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in due course Options
onsen
Posted: Wednesday, October 11, 2017 5:24:09 AM
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Hello,

I will go to university in due course.

Glossary
in due course at the right time and not before
(from Oxford Word Skills)

That is, 'I will go to university at the right time and not before'.
When is 'at the right time and not before'?
It may be 'immediately after graduating from high school', or 'one year later', or 'two' or 'three' ....
The phrase is too vague to convey a definite idea.
Does the speaker of the sentence really want to go to university?

Thank you
Jyrkkä Jätkä
Posted: Wednesday, October 11, 2017 5:31:34 AM

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At the proper and right time, just as you have planned it. After graduating from high school. of course. In some countries you might have to go to the army in between.


In the beginning there was nothing, which exploded.
tunaafi
Posted: Wednesday, October 11, 2017 5:38:43 AM

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Location: Karlín, Praha, Czech Republic
The right time is not necessarily immediately after high school or military service.

If someone decides, for example, to spend three years working their way round the world, then the right time will be at the end of that three years.
Ashwin Joshi
Posted: Wednesday, October 11, 2017 8:04:55 AM

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In due course, I will go to the university.

Yes, at the proper time.IMO

Me Gathering Pebbles at The Seashore.-Aj
Wilmar (USA)
Posted: Wednesday, October 11, 2017 10:00:51 AM

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It means when the time is right for you.
Islami
Posted: Wednesday, October 11, 2017 11:44:51 AM
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Aj and Wilmar are right.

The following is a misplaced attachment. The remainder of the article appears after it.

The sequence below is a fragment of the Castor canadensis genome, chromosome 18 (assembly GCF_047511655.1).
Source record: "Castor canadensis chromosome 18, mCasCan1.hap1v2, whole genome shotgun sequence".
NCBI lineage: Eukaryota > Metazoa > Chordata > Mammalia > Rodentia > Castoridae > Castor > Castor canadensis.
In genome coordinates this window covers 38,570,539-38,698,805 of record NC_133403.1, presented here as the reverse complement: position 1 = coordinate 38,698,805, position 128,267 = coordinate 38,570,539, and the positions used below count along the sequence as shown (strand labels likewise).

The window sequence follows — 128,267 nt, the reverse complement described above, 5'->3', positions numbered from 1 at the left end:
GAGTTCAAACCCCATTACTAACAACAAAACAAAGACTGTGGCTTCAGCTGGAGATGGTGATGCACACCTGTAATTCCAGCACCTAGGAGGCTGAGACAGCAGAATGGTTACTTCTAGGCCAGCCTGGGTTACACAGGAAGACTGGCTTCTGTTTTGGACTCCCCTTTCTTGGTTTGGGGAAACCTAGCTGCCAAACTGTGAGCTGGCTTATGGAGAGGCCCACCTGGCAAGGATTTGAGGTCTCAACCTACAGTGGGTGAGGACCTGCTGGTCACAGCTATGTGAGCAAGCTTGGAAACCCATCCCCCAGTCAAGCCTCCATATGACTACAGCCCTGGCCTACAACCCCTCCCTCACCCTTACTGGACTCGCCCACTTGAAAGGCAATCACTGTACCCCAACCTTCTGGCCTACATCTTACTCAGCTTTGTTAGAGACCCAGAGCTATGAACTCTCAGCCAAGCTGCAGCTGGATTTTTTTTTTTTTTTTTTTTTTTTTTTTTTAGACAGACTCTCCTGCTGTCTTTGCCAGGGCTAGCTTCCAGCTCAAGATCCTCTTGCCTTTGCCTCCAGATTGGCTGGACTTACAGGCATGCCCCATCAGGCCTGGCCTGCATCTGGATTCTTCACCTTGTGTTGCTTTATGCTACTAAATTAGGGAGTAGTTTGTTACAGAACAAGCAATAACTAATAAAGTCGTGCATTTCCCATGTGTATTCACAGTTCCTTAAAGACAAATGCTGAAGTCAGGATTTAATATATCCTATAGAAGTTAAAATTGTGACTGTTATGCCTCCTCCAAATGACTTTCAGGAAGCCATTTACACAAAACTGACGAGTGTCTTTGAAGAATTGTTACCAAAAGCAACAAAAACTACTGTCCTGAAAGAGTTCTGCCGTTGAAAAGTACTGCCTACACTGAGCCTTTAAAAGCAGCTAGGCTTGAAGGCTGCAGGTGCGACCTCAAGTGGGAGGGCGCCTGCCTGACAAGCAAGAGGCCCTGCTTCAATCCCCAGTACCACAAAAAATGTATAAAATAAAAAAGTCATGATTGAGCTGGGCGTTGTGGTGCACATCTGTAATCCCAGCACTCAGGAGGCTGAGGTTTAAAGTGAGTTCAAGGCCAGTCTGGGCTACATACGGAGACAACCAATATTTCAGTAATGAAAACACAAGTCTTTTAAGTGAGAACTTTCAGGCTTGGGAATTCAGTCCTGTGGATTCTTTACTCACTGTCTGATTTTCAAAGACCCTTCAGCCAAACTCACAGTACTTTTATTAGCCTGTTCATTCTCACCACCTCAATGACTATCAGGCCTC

Hope123
Posted: Thursday, October 12, 2017 10:00:46 PM

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Location: Burlington, Ontario, Canada
At the "appropriate" time comes to mind - similar to at the "proper" time.

A smile is a curve that sets everything straight. Phyllis Diller
Romany
Posted: Friday, October 13, 2017 6:05:59 AM
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Location: Brighton, England, United Kingdom

Its usage now, in BE, has slid a little bit - to mean, merely "later".

According to my parents, during WW2 many of the announcements and new items contained the words "in due course"; as while they wanted to keep morale up by keeping people informed of how/what, Britain was doing they didn't want to publicly announce dates and times etc. So it soon became a catch phrase like "for the duration" - another War Office saying.
onsen
Posted: Friday, October 13, 2017 9:11:04 AM
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Joined: 9/14/2017
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Romany wrote:
- another War Office saying.


This helps me a great deal understand the phrase.

Thank you very much.
Hope123
Posted: Friday, October 13, 2017 9:14:29 AM

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Joined: 3/23/2015
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Location: Burlington, Ontario, Canada
Romany, your knowlege of history and the knowledge of the history of language and how they intertwine always amazes me!

A smile is a curve that sets everything straight. Phyllis Diller
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